She found herself in the hallway, right in front of the picture of her mother. Her mother was with Julia, on Julia’s wedding day. Julia had been twenty-three and Norene twenty-four. They could have been twins, so alike were their features, dark hair and almost-black eyes.
Next to the wedding picture was one of Sam with Lucas. She had been seven; he had been four. Exactly one week after the picture was taken, he died in a car crash, along with Sam’s mother and maternal grandparents.
That Lucas was a good kid. Sam felt this more than knew it, because she remembered precious little of her time with her brother. Nor their mother, for that matter. The mind movies had become more blurry and dusty with the years, and Sam rarely allowed herself to think about her mother and brother these days. What were they now but worm food? Sometimes, though, they flashed into her mind, laughing, smiling and very much alive. Sam hurried those memories out as quickly as possible.
But here she was now, alone in a house not her own, and staring at those long-ago images. "Fuck," Sam muttered. She wanted to grab both pictures and smash them to the floor. Or even better, shove them in her father’s face. "Remember them, Dad? Now this was a cool woman. A cool kid. This Susan chick and her brat—they’re not cool. So just, you know, forget about them. We’ll pretend this never happened."
Sam detected movement out of the corner of her eye. Julia was stepping into the house. Sam ran to her aunt, and Julia held her close. Julia smelled good, wonderfully familiar, of cotton candy and coffee and roses and all kinds of things mixed into one. Sam clenched her jaw, willing tears not to fall.
They fell anyway, and Sam realized this was only the second time her aunt had seen her cry. The first time was when Lucas was in the coffin. He had been white, like he was really sick. His eyes were closed, and his hair was slicked back. He wore his favorite shirt and blue jeans. Sam shook him and tried to wake him up. When he would not, Sam cried and cried. Julia held her.
It was the clearest memory Sam had of her brother, sweet four-year-old Lucas frozen in death. Sam fucking hated that memory.
Julia drew back. "What's wrong?" She signed fluently, easily, unlike Barry.
Sam swallowed the lump in her throat, then it hit her that Julia knew. How could she not? She and Barry ran in many of the same social circles. They talked on the phone every once in a while, and not always about Sam. They were friends in every sense of the word.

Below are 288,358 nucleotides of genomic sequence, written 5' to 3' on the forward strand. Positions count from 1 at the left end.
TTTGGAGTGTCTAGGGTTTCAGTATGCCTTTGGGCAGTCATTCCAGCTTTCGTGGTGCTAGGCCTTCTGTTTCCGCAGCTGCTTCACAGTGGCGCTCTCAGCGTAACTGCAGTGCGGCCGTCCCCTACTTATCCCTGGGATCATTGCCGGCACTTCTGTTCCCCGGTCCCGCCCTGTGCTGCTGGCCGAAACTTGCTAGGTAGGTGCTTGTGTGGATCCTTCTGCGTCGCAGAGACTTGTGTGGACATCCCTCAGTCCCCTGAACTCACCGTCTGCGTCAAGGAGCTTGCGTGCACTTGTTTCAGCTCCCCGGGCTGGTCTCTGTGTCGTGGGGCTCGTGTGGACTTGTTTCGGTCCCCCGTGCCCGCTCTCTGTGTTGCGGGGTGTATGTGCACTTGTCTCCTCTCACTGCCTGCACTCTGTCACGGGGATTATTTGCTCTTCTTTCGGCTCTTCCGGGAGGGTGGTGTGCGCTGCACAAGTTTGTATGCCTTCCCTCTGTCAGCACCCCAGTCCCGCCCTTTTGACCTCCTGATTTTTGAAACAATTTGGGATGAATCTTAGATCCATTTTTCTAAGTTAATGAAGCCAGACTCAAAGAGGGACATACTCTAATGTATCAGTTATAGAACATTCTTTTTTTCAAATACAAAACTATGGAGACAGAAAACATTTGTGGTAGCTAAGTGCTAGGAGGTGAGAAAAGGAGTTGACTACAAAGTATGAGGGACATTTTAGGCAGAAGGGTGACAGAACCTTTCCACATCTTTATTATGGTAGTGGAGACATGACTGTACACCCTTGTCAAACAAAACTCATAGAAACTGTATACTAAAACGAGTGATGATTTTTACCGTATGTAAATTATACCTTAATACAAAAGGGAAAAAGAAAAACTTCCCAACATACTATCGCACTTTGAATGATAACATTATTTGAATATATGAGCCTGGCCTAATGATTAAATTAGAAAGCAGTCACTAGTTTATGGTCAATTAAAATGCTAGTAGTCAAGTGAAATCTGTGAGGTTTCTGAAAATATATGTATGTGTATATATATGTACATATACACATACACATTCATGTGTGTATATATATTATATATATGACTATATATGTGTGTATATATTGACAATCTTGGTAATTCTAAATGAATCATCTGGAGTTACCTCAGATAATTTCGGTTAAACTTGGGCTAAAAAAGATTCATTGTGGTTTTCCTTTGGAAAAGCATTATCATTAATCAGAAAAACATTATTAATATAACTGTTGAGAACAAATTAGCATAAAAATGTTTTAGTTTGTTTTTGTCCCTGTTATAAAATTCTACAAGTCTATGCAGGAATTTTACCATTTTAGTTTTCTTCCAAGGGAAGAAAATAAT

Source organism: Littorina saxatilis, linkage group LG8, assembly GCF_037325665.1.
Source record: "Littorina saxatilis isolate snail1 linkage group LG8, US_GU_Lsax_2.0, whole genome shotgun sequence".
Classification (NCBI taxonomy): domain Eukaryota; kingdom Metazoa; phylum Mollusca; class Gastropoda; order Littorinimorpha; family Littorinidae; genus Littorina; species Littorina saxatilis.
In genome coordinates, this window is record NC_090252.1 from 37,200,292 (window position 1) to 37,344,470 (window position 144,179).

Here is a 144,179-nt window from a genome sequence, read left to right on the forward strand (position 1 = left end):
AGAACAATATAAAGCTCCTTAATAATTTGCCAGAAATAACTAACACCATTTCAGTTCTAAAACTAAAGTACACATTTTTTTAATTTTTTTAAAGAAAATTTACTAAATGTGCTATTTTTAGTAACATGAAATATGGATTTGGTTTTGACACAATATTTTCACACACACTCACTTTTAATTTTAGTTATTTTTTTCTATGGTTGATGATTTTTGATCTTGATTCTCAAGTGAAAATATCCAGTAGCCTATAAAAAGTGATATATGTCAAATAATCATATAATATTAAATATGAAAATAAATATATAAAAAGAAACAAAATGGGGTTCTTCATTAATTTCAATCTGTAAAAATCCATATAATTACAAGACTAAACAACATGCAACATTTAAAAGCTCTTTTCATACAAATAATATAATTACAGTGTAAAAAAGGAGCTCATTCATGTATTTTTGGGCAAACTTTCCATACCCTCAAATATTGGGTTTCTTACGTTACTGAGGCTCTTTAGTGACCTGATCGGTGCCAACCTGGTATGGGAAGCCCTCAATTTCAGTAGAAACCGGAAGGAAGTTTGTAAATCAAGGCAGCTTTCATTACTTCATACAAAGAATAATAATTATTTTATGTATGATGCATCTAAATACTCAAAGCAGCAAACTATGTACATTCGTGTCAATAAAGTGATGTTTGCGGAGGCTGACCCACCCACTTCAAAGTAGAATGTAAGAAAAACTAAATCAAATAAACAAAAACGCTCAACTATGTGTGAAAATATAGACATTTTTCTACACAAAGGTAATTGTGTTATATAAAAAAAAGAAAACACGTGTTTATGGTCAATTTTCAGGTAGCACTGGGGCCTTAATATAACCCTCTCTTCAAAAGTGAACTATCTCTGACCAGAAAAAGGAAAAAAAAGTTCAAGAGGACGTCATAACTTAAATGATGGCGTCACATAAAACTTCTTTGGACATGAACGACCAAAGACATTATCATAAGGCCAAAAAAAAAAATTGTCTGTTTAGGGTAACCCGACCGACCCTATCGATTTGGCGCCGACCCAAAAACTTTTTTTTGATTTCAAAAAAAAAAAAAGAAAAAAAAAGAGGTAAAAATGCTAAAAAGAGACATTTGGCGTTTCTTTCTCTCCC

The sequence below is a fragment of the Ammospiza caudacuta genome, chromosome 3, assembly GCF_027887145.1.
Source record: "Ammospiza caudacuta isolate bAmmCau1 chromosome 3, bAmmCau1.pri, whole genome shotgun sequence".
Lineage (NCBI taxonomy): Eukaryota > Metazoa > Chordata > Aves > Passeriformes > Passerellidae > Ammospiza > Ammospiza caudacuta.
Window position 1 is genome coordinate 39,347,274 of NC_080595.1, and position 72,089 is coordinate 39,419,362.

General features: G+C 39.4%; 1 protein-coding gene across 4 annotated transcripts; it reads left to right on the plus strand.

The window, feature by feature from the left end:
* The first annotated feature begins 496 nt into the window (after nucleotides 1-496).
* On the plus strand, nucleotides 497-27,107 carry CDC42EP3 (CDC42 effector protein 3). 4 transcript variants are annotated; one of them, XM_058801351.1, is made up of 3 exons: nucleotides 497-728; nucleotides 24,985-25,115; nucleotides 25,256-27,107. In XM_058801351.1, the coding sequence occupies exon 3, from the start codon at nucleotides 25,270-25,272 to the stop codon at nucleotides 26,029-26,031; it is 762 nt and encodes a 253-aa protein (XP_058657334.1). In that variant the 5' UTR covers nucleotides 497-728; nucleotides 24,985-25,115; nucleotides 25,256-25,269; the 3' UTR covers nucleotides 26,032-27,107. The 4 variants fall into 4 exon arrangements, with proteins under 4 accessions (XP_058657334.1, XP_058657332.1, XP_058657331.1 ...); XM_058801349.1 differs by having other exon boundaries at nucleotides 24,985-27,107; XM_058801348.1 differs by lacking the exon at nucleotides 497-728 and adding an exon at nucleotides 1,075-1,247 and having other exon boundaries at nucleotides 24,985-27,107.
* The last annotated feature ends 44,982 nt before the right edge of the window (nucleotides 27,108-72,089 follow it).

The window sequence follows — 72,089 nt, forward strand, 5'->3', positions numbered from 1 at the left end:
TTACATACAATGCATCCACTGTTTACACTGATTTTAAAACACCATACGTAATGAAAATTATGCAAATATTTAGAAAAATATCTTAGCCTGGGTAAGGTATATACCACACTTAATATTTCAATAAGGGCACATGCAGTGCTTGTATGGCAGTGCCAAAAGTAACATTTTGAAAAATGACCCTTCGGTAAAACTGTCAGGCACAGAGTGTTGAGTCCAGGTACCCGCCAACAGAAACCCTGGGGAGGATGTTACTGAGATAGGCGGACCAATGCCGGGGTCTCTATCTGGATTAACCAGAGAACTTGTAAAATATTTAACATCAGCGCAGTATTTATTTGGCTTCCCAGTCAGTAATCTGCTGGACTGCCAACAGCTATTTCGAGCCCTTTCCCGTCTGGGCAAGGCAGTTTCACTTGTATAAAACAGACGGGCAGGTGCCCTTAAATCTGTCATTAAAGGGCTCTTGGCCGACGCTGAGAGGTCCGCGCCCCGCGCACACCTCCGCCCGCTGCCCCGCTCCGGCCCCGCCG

Renewed anger frothed inside Sam. "How could you not tell me? Don’t act like you didn’t know!"
Julia's eyes shifted guiltily. "Your dad wanted to do it himself, in person."
"He wasn't dating anyone during winter break! How could he just up and get engaged to some chick?"
"You mean like with your mother?"
"No! That's comparing apples and oranges. Susan is...she’s nothing like...she’s...ugh."
Julia took Sam's hand and guided her to the couch.

*****

Sam was on her second bottle of water when Julia brought up the possibility that Sam ought to be happy for her father.
Sam blinked. "What?"
"He’s been lonely for a long time," Julia pointed out. "I’m glad he found someone. It's wonderful to see him smile again."
"Fine, if Dad wants to find someone, fine, but do it the normal way. With a better person. You obviously haven't met Susan, or you'd understand."
"We've met."
"What did you think?"
Julia's fingers tensed before she began to sign. "She's very different from your mother. But that's not necessarily a bad thing."
"You don't like her either!" Sam crowed.
"All you need to ask yourself is this: Does this woman make your father happy?"
"He's not himself anymore. I hardly recognized Dad! Did you see? He has a goatee and this funky hoop earring. He looks like freaking Blackbeard. He just needs an eye patch. I’m sure his clients love it, too."
"Give Susan a chance. Your father needs her. He's tried so hard to be brave and strong for you, but he's been unhappy. Do you think your mother would've wanted him to be happy?"
Sam's temper rose again. "But the kid! The kid kept staring at me. What is Dad thinking? He's going to have to chase after some little brat when he should be enjoying retirement."
Julia grinned. "Honey, Allen won't be a kid by the time your dad retires. Anyway, Allen's a dear. He's so cute. Your dad's crazy about him. You will be, too."
Sam scoffed. "Whatever."
"Allison's wonderful. She's such a lovely young woman. She kept asking me all kinds of questions about you. She's very excited about learning sign."
Sam's mind went blank. "Who?"
"Allison."
"Who?"
Julia coughed. "Allison. Susan's daughter. Allen's mother."
Allen's mother. "Wait a minute. Susan isn't the kid's mother?"
"It's a long story. But, basically, Susan had a boyfriend who..." Julia swallowed. "He molested Allison, and she got pregnant. Allen knows Allison is his biological mother, as well as a three-year-old can know, but Susan's the one he calls 'Mom.' It's like..." Julia shrugged. "I don't know exactly. I didn't want to press."
"How old is Allison?"
"A little younger than you. Sixteen."
Sam cocked an eyebrow. "And she's that kid's mother?"
"Yep."
Oh, Christ. Sam's whining, her problems paled in comparison. Petty. You're full of petty shit. "Okay. Okay." Sam's chest was suddenly heavy, very heavy. "Okay, whatever. I still don't want them."

*****

Allison felt as if she was back to square one. She was not meeting Sam anytime soon, and she did not know how much longer she could go on with her stomach in knots.
"Why doesn't Samantha like me, Beauregard?" Susan asked for the umpteenth time. "I tried so hard."
"She likes you fine," Barry said. "It's my fault."